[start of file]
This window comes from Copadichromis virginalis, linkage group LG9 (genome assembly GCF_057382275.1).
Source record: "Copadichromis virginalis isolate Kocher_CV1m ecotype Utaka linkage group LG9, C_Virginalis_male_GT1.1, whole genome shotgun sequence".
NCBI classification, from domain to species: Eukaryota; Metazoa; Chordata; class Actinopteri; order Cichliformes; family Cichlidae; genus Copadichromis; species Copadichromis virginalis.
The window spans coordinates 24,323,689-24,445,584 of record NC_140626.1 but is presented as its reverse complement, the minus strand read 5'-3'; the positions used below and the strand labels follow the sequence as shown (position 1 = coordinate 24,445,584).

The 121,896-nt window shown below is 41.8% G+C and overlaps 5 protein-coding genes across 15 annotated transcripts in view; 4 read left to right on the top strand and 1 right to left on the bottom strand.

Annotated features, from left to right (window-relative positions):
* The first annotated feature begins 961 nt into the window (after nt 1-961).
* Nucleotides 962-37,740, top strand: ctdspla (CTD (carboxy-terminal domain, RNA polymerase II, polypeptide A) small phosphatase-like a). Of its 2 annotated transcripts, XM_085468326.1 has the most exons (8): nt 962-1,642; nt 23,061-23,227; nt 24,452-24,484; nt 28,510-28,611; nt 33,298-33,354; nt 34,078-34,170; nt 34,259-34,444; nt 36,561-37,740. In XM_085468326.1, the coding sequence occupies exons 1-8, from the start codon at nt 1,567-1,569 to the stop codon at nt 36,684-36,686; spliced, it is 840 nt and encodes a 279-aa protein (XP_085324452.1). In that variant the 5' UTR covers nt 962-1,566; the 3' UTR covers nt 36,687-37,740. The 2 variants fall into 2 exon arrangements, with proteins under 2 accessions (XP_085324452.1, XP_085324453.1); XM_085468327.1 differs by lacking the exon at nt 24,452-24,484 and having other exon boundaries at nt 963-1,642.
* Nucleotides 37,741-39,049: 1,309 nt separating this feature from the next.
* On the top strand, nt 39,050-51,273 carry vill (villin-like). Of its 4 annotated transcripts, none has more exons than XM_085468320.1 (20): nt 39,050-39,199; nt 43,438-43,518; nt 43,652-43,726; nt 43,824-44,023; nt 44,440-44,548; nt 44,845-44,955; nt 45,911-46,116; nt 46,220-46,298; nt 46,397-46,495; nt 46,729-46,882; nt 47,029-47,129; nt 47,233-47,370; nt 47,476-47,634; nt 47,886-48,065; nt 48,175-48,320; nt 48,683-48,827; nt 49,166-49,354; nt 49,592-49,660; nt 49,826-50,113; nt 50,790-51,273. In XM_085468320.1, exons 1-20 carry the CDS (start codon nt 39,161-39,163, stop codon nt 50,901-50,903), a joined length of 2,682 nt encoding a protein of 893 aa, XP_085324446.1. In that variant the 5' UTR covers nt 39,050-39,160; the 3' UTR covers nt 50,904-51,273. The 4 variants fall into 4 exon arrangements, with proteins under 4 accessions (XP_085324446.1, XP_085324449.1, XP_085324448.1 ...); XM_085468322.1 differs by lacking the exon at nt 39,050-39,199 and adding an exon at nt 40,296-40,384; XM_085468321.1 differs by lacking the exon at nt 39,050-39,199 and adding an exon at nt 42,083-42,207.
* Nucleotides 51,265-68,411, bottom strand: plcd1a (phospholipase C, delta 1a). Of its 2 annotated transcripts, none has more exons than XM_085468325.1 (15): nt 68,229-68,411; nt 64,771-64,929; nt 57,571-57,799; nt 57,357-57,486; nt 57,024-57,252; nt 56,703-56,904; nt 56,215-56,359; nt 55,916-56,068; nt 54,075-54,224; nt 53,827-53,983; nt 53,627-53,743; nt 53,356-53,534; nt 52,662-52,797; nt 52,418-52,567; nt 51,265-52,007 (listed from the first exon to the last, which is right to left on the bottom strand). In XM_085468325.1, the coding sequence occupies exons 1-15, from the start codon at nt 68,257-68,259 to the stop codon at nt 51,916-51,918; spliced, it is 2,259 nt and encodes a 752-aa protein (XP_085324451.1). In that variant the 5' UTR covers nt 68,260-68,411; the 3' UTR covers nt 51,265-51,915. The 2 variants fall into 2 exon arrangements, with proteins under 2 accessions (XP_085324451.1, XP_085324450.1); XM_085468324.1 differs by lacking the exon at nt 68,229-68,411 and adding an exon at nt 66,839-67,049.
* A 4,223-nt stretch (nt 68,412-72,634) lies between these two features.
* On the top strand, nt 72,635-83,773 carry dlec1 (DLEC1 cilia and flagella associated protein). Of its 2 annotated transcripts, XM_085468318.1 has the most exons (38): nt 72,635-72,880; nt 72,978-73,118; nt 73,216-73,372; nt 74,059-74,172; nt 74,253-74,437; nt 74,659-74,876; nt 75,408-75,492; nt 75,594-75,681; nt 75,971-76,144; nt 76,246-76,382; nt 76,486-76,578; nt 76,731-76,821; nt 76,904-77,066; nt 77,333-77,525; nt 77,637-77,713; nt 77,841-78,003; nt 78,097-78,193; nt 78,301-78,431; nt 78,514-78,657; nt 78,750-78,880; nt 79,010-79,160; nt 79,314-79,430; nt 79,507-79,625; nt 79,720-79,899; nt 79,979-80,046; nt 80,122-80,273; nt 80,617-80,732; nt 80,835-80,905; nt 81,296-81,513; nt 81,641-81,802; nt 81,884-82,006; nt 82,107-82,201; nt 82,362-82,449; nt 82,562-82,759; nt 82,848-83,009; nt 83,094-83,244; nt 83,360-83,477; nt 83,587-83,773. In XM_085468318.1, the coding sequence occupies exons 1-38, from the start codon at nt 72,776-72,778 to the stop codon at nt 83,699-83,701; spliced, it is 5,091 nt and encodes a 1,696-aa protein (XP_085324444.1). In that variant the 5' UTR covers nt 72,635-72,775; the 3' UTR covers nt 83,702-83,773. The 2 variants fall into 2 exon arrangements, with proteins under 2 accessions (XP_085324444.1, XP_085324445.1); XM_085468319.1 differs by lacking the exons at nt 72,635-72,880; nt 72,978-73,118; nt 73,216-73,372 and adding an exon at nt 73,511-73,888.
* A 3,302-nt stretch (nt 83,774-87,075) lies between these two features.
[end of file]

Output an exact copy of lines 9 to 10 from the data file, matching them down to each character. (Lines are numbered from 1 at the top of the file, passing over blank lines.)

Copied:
* Nucleotides 37,741-39,049: 1,309 nt separating this feature from the next.
* On the top strand, nt 39,050-51,273 carry vill (villin-like). Of its 4 annotated transcripts, none has more exons than XM_085468320.1 (20): nt 39,050-39,199; nt 43,438-43,518; nt 43,652-43,726; nt 43,824-44,023; nt 44,440-44,548; nt 44,845-44,955; nt 45,911-46,116; nt 46,220-46,298; nt 46,397-46,495; nt 46,729-46,882; nt 47,029-47,129; nt 47,233-47,370; nt 47,476-47,634; nt 47,886-48,065; nt 48,175-48,320; nt 48,683-48,827; nt 49,166-49,354; nt 49,592-49,660; nt 49,826-50,113; nt 50,790-51,273. In XM_085468320.1, exons 1-20 carry the CDS (start codon nt 39,161-39,163, stop codon nt 50,901-50,903), a joined length of 2,682 nt encoding a protein of 893 aa, XP_085324446.1. In that variant the 5' UTR covers nt 39,050-39,160; the 3' UTR covers nt 50,904-51,273. The 4 variants fall into 4 exon arrangements, with proteins under 4 accessions (XP_085324446.1, XP_085324449.1, XP_085324448.1 ...); XM_085468322.1 differs by lacking the exon at nt 39,050-39,199 and adding an exon at nt 40,296-40,384; XM_085468321.1 differs by lacking the exon at nt 39,050-39,199 and adding an exon at nt 42,083-42,207.